The American Coalition Is Providing Close Air Support for Iran’s Militias in Iraq
Iran’s own warplanes have abandoned the war
Iranian Su-25 Frogfoot jets were in Baghdad in late June and, by early July, were bombing Islamic State forces in a desperate bid to halt the militants’ advance through northwestern Iraq.
But the special Su-25s—modified to launch guided weapons and interface with surveillance drones—have quit Iraq. And for air support, Iran’s militias in Iraq now depend on the U.S. and its allies.
Officials suggested the twin-engine attack planes had returned to Iran for maintenance checks. Never mind that Su-25s are rugged planes that rarely need such checks.
The three Su-25s returned home to Shiraz air force base no later than Nov. 12. On Nov. 21, the Sukhois appeared at an airshow on Kish Island, a popular tourist destination.
Perhaps not coincidentally, around the same time that the Iranian jets were leaving Iraq, the U.S. Air Force was deploying a squadron of A-10s—rough equivalents of the Su-25s—to Kuwait for patrols over Iraq.
And now American or allied warplanes are dropping bombs in direct support of Iran’s troops in Iraq.
What’s ironic is that Iran’s supreme leader has called U.S. intervention in Iraq a dubious act—and a cover for covert American support for Islamic State. The Iranian-affiliated Asaib Ahl Al Haq, a Shia militia, went as far as threatening to assassinate all Americans in Iraq “except embassy staff.”
It’s a bizarre arrangement, relying on the help of someone you’re also threatening to kill.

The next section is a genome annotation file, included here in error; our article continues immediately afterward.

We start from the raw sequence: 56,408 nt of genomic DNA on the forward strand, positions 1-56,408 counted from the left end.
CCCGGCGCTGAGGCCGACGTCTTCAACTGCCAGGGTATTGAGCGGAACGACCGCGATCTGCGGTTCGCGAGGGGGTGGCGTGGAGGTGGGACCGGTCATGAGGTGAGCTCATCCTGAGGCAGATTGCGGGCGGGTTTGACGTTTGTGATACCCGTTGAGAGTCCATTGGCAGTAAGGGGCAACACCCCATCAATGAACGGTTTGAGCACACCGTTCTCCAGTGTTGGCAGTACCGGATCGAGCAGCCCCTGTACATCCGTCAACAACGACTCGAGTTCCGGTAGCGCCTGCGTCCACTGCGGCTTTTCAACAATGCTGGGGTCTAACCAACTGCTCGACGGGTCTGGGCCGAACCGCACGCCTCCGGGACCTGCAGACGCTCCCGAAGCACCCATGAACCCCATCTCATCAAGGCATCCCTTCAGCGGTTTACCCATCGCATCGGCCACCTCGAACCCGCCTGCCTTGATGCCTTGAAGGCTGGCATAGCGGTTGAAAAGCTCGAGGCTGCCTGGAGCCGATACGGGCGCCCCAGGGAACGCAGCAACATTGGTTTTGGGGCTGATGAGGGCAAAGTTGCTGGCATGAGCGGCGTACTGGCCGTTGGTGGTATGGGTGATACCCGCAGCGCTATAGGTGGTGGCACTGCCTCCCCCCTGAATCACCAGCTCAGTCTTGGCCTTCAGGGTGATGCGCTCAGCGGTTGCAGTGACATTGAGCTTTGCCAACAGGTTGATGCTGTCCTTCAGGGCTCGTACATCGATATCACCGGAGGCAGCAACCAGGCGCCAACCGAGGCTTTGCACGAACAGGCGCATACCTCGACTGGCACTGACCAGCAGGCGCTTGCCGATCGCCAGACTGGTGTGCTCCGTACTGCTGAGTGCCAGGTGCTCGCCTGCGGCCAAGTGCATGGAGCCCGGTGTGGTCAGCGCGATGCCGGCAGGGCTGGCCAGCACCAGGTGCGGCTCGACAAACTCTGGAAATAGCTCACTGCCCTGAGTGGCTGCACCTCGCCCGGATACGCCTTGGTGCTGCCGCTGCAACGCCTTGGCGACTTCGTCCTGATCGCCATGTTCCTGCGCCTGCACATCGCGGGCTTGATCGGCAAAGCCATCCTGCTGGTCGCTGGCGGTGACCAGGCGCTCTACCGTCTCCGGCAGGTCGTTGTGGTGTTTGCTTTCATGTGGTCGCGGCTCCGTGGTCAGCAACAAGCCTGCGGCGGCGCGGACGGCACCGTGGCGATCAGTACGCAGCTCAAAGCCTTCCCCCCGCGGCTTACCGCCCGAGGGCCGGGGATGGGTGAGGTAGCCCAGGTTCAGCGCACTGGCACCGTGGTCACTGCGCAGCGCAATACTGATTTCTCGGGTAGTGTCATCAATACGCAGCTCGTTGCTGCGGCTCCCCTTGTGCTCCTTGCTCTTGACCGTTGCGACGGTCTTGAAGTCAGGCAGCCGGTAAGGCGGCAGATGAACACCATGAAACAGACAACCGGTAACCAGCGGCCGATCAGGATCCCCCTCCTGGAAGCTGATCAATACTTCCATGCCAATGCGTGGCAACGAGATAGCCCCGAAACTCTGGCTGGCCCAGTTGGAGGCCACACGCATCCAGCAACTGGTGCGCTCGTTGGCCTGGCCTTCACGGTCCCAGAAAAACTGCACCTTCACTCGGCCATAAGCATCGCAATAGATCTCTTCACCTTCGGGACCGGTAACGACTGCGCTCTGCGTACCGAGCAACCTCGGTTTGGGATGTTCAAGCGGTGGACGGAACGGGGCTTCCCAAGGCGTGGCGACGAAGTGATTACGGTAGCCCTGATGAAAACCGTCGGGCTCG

It wasn’t supposed to be like this. Even before the three Iranian Su-25s arrived in Iraq, Baghdad placed an emergency order with Moscow for 12 Su-25s and some extra Hind attack helicopters.
The plan was simple. The Iraqi air force would assemble a few old pilots from the Saddam Hussein era, retrain them and form a new air force on short notice. The Iranian Su-25s, given their unique abilities, would have been a special contingent within this new air force.
Lack of attention to technical details soon tore the plan apart. It took nearly two months for the Iraqis to clear the Sukhois for flight. And retraining old pilots proved problematic. One of the aviators—Jalil Al Awadi, an Su-22 pilot during Iran-Iraq war—died in a crash in late October.
The Su-25s performed poorly in combat. In one attack meant to sever a crucial bridge east of Tikrit, thus slowing the militants’ advance, an Iraqi Su-25 loosed a volley of lightweight S-8 rockets. The S-8s weren’t nearly powerful enough to damage the four-lane concrete structure.
The Iraqi ministry of defense hasn’t published any reports mentioning its Su-25s in the whole month of November, despite intensive ground combat during the same period.
Even if Shia fighters firmly deny it, the fact is that they now count on the U.S. and its allies for fixed-wing air support. During the Shia assault on Jurf Al Sakhar in late October, the U.S. Air Force carried out approximately two air strikes per day south of Fallujah meant to block Islamic State convoys shuttling reinforcements to Jurf Al Sakhar.
American air support later extended to help Shia forces in their latest attempt to retake Jalawlah near the Iran-Iraq border.
At some point, while they were advancing toward Jalawlah from south, Shia fighters fell into a militant ambush. The Shia troops called in air support—presumably American. A bomb exploded behind a hill, from where Islamic State fighters were firing on the Shia.
BBC-Persian correspondent Nafiseh Kuhnavard also reported several air strikes by allied forces in the area prior to the Shia fighters’ advance. It’s noteworthy that Iran’s top man in Iraq, Gen. Ghassem Soleymani, was present at the Jalawlah battle.
Such close cooperation couldn’t take place without an agreement between Tehran and Washington and some kind of framework outlining engagement protocols, assets in the area, coordinators, etc.